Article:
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Habitat looking for family for new Norwood home

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NORWOOD — They have the land, the volunteers and the money. What’s needed now is a partner family interested in owning a new house built by volunteers from Raquette Valley Habitat for Humanity.

The agency purchased a parcel on Cottage Street and would like to start building by mid-June, but so far only two applicants have applied for the home. “We’d like to get four or five applicants,” said Vice President JoAnne M. Fassinger, Canton. “The more applicants the better. We know there is a need.”

After a house on the parcel burned, the village took ownership of the property and later sold it to Habitat.

“It’s in a nice, quiet neighborhood,” Ms. Fassinger said. “We won’t break ground until we have a family.”

The homes are available to St. Lawrence County families or individuals who meet income guidelines and can show they have enough income to make the monthly mortgage payment. Volunteer labor and donated building materials help keep down the cost and partner families are provided with no-interest mortgages.

Families also are required to provide at least 500 hours of “sweat equity,” either building their own house or helping with another Habitat project.

“It’s not a charity,” said Cynthia J. Atkins, chairwoman of the chapter’s family support and selection committee. “It’s a partnership that gets people involved in building their own house. These homes have made a difference in people’s lives; they’ve made a difference in kids’ lives.”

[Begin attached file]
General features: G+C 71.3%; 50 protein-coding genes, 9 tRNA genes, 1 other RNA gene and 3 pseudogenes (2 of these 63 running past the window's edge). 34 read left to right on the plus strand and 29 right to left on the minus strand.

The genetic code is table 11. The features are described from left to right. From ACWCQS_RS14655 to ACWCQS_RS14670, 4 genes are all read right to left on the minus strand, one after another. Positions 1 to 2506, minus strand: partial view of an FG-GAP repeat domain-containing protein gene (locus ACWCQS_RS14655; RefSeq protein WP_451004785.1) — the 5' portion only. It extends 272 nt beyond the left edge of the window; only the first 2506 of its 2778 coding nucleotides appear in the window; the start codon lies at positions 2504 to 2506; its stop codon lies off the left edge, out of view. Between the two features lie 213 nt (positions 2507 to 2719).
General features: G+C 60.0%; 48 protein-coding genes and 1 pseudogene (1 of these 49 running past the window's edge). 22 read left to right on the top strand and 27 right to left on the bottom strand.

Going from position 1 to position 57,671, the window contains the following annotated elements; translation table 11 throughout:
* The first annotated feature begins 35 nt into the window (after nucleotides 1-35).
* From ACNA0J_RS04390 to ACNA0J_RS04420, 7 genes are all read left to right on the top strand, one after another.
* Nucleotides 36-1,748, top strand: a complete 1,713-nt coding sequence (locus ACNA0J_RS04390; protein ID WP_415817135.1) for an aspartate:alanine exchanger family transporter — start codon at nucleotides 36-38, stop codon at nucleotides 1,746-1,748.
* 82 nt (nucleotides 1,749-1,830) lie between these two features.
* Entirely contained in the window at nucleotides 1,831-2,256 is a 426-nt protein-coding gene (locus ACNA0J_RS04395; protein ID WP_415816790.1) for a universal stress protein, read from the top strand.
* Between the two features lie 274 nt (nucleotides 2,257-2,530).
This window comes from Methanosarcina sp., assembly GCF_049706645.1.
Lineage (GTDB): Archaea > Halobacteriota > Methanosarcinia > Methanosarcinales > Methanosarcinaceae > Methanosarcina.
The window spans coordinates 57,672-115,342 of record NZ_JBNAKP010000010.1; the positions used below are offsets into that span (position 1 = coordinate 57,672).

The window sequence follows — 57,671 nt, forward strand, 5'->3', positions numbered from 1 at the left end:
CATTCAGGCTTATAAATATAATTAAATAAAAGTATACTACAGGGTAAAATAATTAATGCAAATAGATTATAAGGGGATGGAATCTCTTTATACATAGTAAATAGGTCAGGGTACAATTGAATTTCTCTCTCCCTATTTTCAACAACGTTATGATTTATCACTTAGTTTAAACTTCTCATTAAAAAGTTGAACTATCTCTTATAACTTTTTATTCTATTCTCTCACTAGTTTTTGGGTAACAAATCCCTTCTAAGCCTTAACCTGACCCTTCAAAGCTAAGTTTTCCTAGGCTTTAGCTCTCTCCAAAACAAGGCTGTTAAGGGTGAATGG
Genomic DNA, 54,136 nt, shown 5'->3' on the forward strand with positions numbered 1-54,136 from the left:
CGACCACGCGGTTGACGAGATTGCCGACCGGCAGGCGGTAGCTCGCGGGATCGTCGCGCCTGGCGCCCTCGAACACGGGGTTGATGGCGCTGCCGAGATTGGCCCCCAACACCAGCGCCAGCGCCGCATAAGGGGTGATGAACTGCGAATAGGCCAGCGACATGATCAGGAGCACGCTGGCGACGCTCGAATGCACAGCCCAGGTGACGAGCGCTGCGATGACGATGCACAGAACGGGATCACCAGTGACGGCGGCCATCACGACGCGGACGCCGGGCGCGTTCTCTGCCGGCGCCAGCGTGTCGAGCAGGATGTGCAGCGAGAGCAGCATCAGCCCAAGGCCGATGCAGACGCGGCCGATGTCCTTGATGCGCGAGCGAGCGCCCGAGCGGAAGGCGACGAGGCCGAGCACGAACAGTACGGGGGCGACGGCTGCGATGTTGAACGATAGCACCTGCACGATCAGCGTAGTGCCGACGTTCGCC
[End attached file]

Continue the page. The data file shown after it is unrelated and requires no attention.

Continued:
Families who are unable to meet the income and credit history requirements of banks often qualify for a Habitat house.

“We try to give it to people with the most need,” Ms. Atkins said, noting that any St. Lawrence County resident is eligible for the Norwood site. A four-person family can earn up to $46,150 a year.

Most of the Habitat homes are ranch-style, about 1,100 square feet, with three bedrooms and one bathroom. The price range is about $70,000. Volunteers from the local chapter are joined by college students from St. Lawrence University’s and SUNY Canton’s Habitat chapters.

Ms. Atkins and Ms. Fassinger said the students are eager to start a building project.

“They’re not fundraisers. They want to be building something,” Ms. Fassinger said.

This year for the first time, the chapter is working with the U.S. Department of Agriculture’s Rural Development program. The federal agency is reviewing financial information provided by applicants and will hold the mortgage to the home.

“The USDA takes us out of the mortgage business,” Ms. Atkins said. “They also help people set up a financial plan and financial goals. It’s easy to partner with them because they have the same criteria.”

Since the Raquette Valley chapter was started in 1989, volunteers have rehabilitated 25 homes and constructed 14 new ones in St. Lawrence County communities including Norfolk, Parishville, Canton, Massena, Norwood, and Rensselaer Falls.

For more information about how to apply or volunteer, call the organization’s cellphone at 244-1335. The group is updating its website and hopes it will be online by the end of April.

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